Some people believe that John Kerry's military record from some thirty-five years ago makes no difference as he runs for president in 2004. But Kerry's Vietnam record is important because Kerry himself says that it is important. And as the future commander in chief, it's important to the men and women of our Armed forces, and to our country in its War on Terror. Since 1972, Kerry has run a one-trick campaign for every office he has sought. His relatively short military service has been the basis and constant theme upon which he loudly and without reservation proclaims himself a "war hero." He is willing, if not eager, to contrast his supposed military accomplishments against the military records of his opponents, which he has repeatedly belittled with enthusiasm. Kerry spent more time in the 2004 campaign arrayed in a brown leather flight jacket (which we never wore in the ninety-degree heat of Vietnam) and in a variety of other uniforms at political rallies than he ever spent fighting in Vietnam.
Constantly surrounded by a small cast of veterans, opponent after opponent, issue after issue, Kerry runs on his short record of three combat months (plus one training month) in Vietnam thirty-four years ago. He has placed full-page campaign ads in the New York Times with photos of himself receiving a medal. He has spent nearly $50 million on a particularly fraudulent ad portraying Kerry the infantryman stalking unknown foes through the jungle, followed by two speeches from thirty-four years ago. In the 2004 campaign, Kerry has pursued the war-hero theme with a persistent purpose, repeatedly demeaning the purported nonexperience of his opponents, including his eight opponents in the Democratic primary, Vice President Dick Cheney, and of course, President George W. Bush. In the past, Kerry has consistently used the same theme to attack his political opponents: in 1972 against Roger Durkin during the Democratic primary for the congressional seat in Lowell, Massachusetts; in 1984 against liberal Democrat James Shannon in the Massachusetts senatorial race; in 1990 against Republican businessman James Rappaport during Kerry's senatorial reelection campaign; and in 1996 against Republican challenger and former Massachusetts governor William Weld, whom Kerry narrowly beat in a closely contested senate race. Every campaign since 1972 begins and ends with Kerry the "war hero" boasting about his limited and controversial military record as one of his chief qualifications for office.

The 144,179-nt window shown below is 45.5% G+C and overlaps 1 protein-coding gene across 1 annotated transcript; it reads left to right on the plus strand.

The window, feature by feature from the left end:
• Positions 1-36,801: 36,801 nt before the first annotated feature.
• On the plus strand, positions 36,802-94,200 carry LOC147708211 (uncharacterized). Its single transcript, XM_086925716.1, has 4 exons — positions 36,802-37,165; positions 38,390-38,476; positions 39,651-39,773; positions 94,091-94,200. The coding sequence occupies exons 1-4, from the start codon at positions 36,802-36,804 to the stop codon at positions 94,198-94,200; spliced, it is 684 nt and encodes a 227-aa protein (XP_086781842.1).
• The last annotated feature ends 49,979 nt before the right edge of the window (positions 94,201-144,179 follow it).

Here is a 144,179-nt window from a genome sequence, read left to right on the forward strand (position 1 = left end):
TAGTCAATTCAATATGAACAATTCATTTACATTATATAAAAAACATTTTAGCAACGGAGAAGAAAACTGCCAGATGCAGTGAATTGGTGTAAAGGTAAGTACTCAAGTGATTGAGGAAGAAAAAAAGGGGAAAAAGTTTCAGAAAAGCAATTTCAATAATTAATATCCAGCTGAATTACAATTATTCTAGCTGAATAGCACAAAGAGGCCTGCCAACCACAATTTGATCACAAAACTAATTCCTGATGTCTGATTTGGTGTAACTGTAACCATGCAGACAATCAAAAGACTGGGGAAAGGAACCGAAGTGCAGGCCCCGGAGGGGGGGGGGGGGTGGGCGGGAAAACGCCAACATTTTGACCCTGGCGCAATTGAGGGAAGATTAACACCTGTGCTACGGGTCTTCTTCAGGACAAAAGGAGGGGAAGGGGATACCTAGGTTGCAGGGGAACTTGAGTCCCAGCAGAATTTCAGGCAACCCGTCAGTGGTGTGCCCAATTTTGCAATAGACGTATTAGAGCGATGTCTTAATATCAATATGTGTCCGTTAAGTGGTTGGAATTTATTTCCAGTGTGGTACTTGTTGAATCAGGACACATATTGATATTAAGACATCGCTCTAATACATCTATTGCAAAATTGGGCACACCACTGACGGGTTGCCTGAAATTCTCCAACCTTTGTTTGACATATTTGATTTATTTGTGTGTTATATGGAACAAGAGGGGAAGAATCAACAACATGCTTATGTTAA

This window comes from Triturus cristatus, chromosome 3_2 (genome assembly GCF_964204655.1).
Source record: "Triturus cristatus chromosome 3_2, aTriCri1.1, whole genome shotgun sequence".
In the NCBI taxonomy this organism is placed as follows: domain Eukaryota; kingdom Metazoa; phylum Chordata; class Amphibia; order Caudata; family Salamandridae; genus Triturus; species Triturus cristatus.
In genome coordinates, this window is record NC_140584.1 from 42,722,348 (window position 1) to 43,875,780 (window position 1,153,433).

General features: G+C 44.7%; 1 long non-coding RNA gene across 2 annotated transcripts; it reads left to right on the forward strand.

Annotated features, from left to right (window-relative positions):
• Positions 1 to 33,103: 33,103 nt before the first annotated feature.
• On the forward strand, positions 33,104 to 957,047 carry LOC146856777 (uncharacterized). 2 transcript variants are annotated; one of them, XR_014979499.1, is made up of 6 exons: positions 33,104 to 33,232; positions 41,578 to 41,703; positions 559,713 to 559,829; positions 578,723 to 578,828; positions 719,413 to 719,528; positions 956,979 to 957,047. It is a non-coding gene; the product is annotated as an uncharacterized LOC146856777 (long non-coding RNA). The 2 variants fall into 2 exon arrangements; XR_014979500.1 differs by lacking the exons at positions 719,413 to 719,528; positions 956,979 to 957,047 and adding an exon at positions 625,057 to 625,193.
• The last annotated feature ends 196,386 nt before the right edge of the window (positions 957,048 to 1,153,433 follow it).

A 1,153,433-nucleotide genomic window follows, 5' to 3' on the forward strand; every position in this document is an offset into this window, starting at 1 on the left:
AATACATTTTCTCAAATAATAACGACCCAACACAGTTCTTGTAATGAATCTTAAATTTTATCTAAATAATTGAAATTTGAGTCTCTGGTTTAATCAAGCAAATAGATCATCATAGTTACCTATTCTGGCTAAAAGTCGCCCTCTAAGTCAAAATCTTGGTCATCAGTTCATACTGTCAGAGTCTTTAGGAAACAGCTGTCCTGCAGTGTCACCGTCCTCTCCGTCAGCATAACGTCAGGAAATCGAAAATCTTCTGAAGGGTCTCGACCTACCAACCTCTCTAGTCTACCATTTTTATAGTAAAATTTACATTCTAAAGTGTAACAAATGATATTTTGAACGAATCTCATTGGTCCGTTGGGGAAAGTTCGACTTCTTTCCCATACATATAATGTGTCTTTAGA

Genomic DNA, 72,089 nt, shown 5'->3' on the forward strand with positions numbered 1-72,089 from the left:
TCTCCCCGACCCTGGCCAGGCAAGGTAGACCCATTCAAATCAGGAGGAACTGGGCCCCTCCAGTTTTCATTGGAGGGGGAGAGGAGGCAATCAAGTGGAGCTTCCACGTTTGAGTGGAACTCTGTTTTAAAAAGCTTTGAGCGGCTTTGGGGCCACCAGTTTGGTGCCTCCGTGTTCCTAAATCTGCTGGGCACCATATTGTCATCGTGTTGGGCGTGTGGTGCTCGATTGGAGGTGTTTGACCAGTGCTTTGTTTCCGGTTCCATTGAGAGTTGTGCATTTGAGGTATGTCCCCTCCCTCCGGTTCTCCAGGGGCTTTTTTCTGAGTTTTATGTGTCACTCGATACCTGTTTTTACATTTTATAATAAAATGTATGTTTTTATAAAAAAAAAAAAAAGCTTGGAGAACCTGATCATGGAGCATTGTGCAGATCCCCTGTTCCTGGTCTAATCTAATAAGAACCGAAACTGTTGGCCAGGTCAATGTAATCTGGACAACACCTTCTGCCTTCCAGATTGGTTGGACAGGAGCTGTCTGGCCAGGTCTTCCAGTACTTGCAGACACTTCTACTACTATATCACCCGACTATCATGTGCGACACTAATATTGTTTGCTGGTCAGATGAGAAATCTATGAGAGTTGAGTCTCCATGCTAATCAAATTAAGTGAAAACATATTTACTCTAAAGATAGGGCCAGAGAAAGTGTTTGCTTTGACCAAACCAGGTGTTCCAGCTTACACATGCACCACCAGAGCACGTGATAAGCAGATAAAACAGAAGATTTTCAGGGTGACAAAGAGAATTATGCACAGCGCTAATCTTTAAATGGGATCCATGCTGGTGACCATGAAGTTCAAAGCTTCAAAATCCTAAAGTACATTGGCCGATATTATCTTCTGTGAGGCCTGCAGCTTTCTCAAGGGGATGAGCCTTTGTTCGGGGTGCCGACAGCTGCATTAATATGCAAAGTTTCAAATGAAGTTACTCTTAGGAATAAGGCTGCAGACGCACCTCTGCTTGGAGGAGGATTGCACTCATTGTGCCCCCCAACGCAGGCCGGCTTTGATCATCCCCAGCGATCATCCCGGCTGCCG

Most veterans, even those with real war wounds and long histories of service under enemy fire, would find it bizarre to apply for any job on the basis of their war records. That someone with Kerry's record would do so is even more bizarre.
The Antiwar Recruit